The Times West Virginian

Sports

May 13, 2014

HERTZEL COLUMN- Huggins believes facility upgrades will revitalize WVU basketball

MORGANTOWN — It was almost an afterthought, albeit a well-thought-out afterthought, Bob Huggins was about to deliver.

The beleaguered men’s basketball coach at West Virginia — and he is beleaguered considering his record has slipped to .500 over the past three seasons and players have been exiting his program on a regular basis — had hastily gathered the media on Saturday morning to offer a state of the union address.

The message was that things remained “fine” with the program and that he was “excited” about the upcoming season, despite the departure of guards Eron Harris and Terry Henderson, and the impended departure of Remi Dibo to return to his native France to play professionally.

After delivering that message and seemingly at the end of his presentation, Huggins stopped media beginning to pack up for one final sermon.

“I’m not one of those people who say we need a new arena,” he said. “We don’t need a new arena, but we do need to do some things — and I think some significant things — in the Coliseum,” Huggins said.

Recently, WVU Athletic Director Oliver Luck laid out plans for $106 million in capital improvements within the athletic department, but the first priority was within the cash cow that is the football program … building a new team room and making improvement at Milan Puskar Stadium on concourses, entrances and exits, concessions and rest rooms and LED video boards.

Luck also indicated that much work had to be done at the Coliseum on widening concourses, adding restrooms, and improving and expanding concession sites, but while laying that out Luck avoided promising luxury suites in the building, something Huggins believes to be a top priority.

Huggins even went so far as to hold up a brochure showing luxury suits elsewhere as he envisioned them, but hedged when asked whether there was a timetable for their construction.

“It is, at the very least, a very hot topic in the conversation,” Huggins said.

Huggins was adamant that basketball needed to have the Coliseum makeover if it was to return to national prominence in the sport on a regular basis.

“If we really want to move forward, if we really want to become a national presence on a yearly basis, (the upgrades) need to happen,” Huggins said. “Otherwise we’re going to continue to be pretty much what we are. Can we be really good sometimes? Yeah. Can we do it on a consistent basis without (the upgrades)?”

The Coliseum, in truth, has held up well over the years, and it is now midway through its fifth decade.

“The reality is the Coliseum is 44 years old and has never really had a makeover,” Huggins said, a statement that is somewhat misleading, for it has had its upgrades over the years, the latest a decade ago and of such a magnitude that is still is bragged upon in the school’s online description of the facility.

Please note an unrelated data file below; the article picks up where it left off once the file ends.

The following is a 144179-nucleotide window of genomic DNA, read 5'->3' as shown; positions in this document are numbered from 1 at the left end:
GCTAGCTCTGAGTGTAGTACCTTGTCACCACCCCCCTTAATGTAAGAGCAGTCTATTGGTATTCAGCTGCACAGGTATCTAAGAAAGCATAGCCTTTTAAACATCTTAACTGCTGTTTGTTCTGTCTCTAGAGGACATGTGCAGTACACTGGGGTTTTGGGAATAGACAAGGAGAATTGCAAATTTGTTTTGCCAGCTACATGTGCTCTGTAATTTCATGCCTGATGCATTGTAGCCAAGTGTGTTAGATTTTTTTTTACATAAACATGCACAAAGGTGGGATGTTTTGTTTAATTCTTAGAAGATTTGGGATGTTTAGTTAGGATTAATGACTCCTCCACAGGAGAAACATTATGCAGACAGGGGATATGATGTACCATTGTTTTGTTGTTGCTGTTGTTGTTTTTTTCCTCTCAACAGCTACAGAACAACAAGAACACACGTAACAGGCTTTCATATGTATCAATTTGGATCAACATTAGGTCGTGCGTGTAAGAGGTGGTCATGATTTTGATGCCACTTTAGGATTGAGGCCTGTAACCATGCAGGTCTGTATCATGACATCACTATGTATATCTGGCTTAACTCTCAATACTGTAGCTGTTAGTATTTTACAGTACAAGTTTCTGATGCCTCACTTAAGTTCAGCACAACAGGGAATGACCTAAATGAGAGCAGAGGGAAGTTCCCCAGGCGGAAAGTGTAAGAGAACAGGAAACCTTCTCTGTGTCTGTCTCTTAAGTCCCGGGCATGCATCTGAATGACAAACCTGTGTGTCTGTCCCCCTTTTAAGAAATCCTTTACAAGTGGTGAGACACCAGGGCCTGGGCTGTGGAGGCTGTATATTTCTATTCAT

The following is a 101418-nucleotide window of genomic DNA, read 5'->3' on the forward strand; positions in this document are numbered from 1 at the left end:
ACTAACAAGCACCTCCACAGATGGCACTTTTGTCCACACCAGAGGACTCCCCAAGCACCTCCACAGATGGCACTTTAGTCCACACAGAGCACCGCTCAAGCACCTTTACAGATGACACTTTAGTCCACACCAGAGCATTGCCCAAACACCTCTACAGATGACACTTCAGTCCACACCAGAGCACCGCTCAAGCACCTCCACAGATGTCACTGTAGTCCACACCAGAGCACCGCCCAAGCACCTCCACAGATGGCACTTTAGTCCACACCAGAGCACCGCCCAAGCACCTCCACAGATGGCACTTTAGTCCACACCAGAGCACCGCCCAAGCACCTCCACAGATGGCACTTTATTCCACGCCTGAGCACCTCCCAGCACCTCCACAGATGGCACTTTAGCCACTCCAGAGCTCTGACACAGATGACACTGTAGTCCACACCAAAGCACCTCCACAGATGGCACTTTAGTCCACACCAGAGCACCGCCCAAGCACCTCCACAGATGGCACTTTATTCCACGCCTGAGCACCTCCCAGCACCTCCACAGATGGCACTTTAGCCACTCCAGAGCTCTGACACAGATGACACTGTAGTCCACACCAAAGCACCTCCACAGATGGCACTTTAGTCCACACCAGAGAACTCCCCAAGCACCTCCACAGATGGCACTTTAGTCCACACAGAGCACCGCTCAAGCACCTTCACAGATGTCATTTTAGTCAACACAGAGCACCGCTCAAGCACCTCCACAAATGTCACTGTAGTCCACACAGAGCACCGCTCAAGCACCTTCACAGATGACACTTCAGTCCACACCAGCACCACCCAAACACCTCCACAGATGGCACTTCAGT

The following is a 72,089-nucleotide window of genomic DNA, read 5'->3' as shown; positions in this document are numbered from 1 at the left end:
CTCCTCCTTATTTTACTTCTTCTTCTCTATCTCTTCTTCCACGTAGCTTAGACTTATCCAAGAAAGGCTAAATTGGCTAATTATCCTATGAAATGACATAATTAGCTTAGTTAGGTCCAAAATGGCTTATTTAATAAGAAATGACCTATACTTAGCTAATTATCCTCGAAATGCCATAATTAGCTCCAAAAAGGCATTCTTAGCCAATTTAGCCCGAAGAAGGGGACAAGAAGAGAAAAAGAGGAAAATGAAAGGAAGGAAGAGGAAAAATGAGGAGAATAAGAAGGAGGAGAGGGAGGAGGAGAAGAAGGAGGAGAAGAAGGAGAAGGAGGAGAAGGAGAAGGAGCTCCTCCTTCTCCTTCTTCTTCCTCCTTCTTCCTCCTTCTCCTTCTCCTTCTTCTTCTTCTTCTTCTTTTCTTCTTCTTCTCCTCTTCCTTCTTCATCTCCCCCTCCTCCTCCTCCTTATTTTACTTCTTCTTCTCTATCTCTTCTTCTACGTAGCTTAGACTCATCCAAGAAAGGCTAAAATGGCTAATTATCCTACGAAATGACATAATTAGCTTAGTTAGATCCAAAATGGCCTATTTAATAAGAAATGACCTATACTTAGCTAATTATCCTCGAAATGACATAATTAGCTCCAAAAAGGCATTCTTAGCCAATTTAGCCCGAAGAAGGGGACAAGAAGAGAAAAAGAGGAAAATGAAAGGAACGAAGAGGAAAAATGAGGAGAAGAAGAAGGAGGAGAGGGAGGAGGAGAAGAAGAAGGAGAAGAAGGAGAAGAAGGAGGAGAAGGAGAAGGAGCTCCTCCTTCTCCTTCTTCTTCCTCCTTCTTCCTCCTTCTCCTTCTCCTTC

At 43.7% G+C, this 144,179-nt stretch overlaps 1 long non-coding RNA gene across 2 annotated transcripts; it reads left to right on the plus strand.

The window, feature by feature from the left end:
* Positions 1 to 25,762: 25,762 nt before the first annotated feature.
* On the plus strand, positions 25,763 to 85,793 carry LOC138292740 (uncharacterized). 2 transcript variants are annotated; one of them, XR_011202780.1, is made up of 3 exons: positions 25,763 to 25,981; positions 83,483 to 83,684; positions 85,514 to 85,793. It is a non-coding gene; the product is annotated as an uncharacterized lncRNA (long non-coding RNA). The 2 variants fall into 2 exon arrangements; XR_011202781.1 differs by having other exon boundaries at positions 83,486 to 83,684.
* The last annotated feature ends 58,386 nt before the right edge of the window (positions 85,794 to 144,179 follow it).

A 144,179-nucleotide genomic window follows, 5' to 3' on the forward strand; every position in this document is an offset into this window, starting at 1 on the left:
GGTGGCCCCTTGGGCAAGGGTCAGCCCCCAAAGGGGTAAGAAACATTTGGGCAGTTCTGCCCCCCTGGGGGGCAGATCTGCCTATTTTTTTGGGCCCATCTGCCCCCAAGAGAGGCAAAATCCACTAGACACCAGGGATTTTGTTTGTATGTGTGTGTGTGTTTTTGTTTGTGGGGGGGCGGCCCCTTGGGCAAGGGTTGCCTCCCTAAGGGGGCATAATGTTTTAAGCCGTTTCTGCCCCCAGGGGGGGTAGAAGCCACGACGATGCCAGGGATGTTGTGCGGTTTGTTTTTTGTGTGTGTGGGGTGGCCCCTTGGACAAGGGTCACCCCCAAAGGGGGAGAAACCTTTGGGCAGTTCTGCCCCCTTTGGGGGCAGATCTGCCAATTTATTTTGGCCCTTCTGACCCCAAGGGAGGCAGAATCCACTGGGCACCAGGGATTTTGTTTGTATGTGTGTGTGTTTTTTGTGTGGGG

“The upgrades that took place in 2004 included: renovations to the men’s basketball locker room, renovations to the women’s basketball locker room, construction of a players’ lounge and team video theater, expansion of the Coliseum strength and conditioning center, expansion of the equipment room and training room, and refurbishment of the Coliseum roof,” it reads.

That was mostly for players’ comfort and to help in recruiting.

There was work done to benefit the fan, too.

“Construction of a club seating area in the main arena was completed, with private space for concessions, hospitality areas and rest rooms under the lower level seats,” the description continued.

“Starting in 2008, state-of-the-art score/video boards complete with high resolution video and expanded messaging capabilities became part of the fan experience at the Coliseum.

“A partnership between the WVU Foundation and Panasonic allowed the global electronics maker to install two video board systems — one in the Coliseum and one in the football stadium.

“The system, valued at approximately $5 million, was made available to WVU in part through a generous commitment from alumnus Ben Statler and his wife Jo, and a donor who wishes to remain anonymous.”

That is not to say that a decade later the Coliseum isn’t in need of modernizing with the focus on the fans, important because whether or not Huggins wants to admit it, attendance is falling, dropping from 12,377 for the Final Four team to 8,575 last year.

That’s a decline of approximately 31 percent.

One of the major complaints is parking, so perhaps a portion of the available $106 million might be spent on a multi-level parking garage to help ease the parking situation at the Coliseum, although that at this time is not part of the proposal.

Huggins says that social media is a driving force behind the necessity to make over the Coliseum for recruiting purposes.

“We need to modernize, because you’ve got guys going to different places and taking pictures and Tweeting them,” Huggins said. “Don’t think that those things don’t play into (recruiting). … We need to do some things. In fact, we need to do a lot of things.”

There is, of course, an irony of sitting in the three-year-old, $24-million palace of a basketball practice facility and asking for another major investment, and Huggins certainly was aware of that.

“This facility here is phenomenal,” he said, “and it’s been very well-received by everyone who came in here.”

But he sees the practice facility as a beginning, not an end, to modernizing the basketball facilities.

“I’m happy that Oliver has been able to secure the money needed to do that, and we need it bad,” he said. “I’m very happy that we have secured funds that a good portion of, I would hope, would end up where it’s supposed to go — in the basketball program.”

Follow Bob Hertzel on Twitter @bhertzel

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